This week's address from Governor Eddie Baza Calvo is a question and answer session focusing on his spending cuts proposal, which will start to receive public hearings this week. A transcript of the conversation follows:
Q: Governor Calvo, why do we need to cut spending?
A: So that we can get tax refunds to the people – money back to the people. Probably the question is: how do you equate providing better services in critical areas such as health, education, safety, or getting tax refunds back to the people – how do you equate that with cutting costs? Well, unfortunately, it was because of bad management of our finances in the past, bad budgeting, overestimation of revenues, not focusing on critical services – that put us in a position where we had a lack of nurses. Or we had policemen that didn't have the necessary tools so that they could protect the public and themselves. Or we had firemen but no ambulances. Or we had people – regular people, the common man – having to wait four or five years to get a tax refund: money that was theirs. That's why we have to make cuts.
Q: Is there a way to catch up with all tax refunds, reinstitute the increments, pay the Hay Plan, hire police officers, pay teachers more, and buy the construction equipment that we need to build more village streets without cutting spending?
A: The original plan we had was toget ourselves out of the financial hole that we were in. We had inherited three consecutive years of bad budgets that were put forward and adopted by the previous and by this legislature, the majority – that had put us in a hole of over $300 million. And when I talk about a hole, I mean a deficit. We had a plan to pay off all those past due obligations, that deficit. Most of it, of course, was tax refunds. That was through selling the bonds at low, favorable interest rates that would pay off these tax refunds and these debts. And, as boring as these explanations sound on budgeting, they're the important blueprint and framework moving forward. So that we can provide adequate resources for our police, for our firefighters, for our schools. And we have the adequate reserves to pay tax refunds in the same year that they are filed by our people.
Q: So it's not possible to do all of these things without cutting spending elsewhere?
A: The only other way to do it, is increase taxes.
Q: Will you increase taxes?
A: It was government that got us into this mess in the first place. No. Tax increases are not a viable option – either economically, for growing our economy, nor for the people. We've had enough on their backs. So in order to get people their tax refunds back, we tax them? That doesn't make sense. And you have a commitment from this administration that tax increases will not be an option.
Q: Do you still come across struggling families who need their refunds, and if you do, what do they say to you? What are some of their struggles?
A: When I'm out, I talk to people. They come up to me and say, "Governor, I filed (my tax return) in April. I'm waiting for my tax refund." And I can tell them they're going to get it, they're gonna get it this year. But for many of them, the reason why they're asking, is because they're hurting. For some of them, it's been...they've got some medical procedures that they have to undergo – or their family members. For some of them, boy, those power bills – they have to pay that power bill or that rent. For some of them, it's school starting. And they've gotta get those necessary supplies for their kids. People that come up to me with all humility, and ask me for money that is rightfully theirs. This is something that I've seen and experienced after the past two years. It's unfortunate that some of the leadership in the Legislature did not feel that type of – whether you call it sympathy, or at least compassion, for all these people that had been waiting for so many years for their tax refunds.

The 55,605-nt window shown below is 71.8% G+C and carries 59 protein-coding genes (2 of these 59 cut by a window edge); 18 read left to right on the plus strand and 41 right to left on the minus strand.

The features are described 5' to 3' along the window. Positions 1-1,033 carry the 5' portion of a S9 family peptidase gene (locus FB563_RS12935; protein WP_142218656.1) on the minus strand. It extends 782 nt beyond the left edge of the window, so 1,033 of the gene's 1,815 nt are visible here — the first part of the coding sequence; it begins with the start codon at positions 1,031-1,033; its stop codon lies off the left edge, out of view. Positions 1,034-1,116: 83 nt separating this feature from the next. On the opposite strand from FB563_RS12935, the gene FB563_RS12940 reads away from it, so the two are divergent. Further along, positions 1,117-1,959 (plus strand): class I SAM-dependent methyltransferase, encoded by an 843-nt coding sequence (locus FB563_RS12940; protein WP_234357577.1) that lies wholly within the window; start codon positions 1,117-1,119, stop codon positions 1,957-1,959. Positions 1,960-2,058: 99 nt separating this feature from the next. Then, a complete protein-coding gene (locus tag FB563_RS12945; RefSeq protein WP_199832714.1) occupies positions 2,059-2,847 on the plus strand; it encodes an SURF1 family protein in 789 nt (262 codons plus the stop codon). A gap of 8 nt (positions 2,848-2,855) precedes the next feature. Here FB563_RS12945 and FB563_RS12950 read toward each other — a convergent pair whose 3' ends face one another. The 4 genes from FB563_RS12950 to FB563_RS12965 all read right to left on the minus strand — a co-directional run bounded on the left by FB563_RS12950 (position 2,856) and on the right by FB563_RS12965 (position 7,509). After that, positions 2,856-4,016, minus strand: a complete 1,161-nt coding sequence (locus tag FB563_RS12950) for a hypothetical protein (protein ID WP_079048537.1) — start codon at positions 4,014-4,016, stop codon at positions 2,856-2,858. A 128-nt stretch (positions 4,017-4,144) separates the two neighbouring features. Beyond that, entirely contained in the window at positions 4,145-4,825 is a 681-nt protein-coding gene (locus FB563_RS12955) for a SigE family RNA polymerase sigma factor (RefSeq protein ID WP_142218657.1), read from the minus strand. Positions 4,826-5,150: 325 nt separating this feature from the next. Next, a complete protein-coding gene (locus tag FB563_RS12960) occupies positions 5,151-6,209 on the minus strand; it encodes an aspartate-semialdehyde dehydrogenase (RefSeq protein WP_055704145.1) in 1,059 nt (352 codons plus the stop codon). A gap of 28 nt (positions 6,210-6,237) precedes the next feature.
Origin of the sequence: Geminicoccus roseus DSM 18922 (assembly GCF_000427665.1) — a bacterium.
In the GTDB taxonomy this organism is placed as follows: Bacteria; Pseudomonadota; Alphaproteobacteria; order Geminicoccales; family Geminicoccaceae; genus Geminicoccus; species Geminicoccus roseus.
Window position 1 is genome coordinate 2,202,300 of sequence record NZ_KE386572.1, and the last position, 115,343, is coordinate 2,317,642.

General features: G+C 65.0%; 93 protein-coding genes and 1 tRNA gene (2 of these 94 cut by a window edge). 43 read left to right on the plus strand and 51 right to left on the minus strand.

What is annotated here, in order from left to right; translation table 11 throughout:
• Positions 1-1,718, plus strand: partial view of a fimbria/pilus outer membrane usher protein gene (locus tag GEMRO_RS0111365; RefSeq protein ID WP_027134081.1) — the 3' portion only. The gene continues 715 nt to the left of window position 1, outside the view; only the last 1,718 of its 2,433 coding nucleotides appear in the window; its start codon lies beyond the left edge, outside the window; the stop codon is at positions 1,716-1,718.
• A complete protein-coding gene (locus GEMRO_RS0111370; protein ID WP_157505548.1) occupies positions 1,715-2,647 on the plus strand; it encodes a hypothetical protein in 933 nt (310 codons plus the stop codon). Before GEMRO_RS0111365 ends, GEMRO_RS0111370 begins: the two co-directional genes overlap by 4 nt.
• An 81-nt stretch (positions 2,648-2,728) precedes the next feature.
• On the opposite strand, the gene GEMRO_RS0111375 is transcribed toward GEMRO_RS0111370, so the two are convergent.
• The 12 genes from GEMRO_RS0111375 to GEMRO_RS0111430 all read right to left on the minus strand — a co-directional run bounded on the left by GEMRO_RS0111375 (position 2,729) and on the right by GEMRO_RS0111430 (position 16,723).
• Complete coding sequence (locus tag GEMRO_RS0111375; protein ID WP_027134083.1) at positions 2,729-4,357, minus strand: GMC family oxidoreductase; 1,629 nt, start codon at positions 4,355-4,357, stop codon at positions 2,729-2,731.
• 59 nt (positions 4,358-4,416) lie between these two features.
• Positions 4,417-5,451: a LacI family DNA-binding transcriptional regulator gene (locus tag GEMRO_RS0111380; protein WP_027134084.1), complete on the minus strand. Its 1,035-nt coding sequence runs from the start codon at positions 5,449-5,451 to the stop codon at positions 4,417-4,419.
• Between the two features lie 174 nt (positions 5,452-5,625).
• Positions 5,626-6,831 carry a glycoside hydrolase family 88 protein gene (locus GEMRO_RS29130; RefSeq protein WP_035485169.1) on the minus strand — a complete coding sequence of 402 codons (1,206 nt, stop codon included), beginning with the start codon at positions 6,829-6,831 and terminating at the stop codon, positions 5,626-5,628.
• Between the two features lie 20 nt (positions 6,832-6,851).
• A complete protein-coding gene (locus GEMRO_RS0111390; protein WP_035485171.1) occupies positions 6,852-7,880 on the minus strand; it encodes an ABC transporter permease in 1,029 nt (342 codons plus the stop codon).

Q: Finally, Governor, could I ask of you could give your message to the Legislature about what you'd like them to do with your spending cuts bill?
Again, I'd like to acknowledge and welcome my fellow public servants at the Guam Legislature. And I fully understand that we are separate branches of government. And each has a role. And with that, I understand, and I also respect the importance of our Legislature – the single most powerful policy making body in this government. You have my commitment and my sincere wish and desire to work with you toward providing better services to the people. But you've also seen the situation out there. The same individuals that come to me asking for tax refunds, they've also visited your office. You see the pain that many of them are experiencing. I'm asking you, let's not repeat the mistakes of the past. We have a viable spending cuts bill that will wipe out most of this accumulated deficit that has built over the years. It's a spending cuts bill that will also pave the way so moving forward, we will have enough resources for tax refunds to the people. But I know, in order to get these tax refunds, we have to make reductions in other areas. And I understand that making cuts are very difficult. But we also understand that some of these tough decisions need to be made. Sometimes the medicine is bitter, but the rewards of taking that medicine in the long run, are to the best interest of the patient. And in this particular instance, our spending cuts bill will be in the best longterm interest of this government, but most importantly, to our taxpayers: the people of Guam.